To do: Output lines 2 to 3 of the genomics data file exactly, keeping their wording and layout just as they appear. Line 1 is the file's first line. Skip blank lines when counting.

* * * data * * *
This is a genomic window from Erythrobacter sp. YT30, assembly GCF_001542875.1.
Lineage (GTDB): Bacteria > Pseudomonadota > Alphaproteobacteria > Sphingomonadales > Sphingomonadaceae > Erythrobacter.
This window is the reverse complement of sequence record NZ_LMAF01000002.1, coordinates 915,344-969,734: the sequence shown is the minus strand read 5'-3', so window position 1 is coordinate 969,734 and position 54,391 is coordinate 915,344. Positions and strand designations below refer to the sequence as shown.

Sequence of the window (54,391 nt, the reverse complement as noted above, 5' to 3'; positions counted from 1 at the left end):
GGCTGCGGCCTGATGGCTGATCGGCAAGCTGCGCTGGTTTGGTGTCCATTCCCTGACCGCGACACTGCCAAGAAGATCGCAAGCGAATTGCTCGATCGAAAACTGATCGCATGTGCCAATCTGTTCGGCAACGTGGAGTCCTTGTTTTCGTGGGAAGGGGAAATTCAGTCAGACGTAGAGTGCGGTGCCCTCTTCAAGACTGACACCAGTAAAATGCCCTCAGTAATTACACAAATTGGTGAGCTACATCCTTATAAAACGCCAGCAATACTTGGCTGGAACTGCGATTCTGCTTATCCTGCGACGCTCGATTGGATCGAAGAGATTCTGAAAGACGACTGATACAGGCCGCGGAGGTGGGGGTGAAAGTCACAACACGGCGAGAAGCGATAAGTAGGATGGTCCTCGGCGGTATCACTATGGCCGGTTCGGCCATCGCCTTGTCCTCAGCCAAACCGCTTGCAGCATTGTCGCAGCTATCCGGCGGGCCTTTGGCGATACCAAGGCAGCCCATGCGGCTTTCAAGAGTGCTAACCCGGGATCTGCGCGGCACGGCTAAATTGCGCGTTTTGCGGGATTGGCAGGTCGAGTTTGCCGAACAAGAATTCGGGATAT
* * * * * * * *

Lineage (GTDB): Bacteria > Pseudomonadota > Alphaproteobacteria > Sphingomonadales > Sphingomonadaceae > Erythrobacter.
This window is the reverse complement of sequence record NZ_LMAF01000002.1, coordinates 915,344-969,734: the sequence shown is the minus strand read 5'-3', so window position 1 is coordinate 969,734 and position 54,391 is coordinate 915,344. Positions and strand designations below refer to the sequence as shown.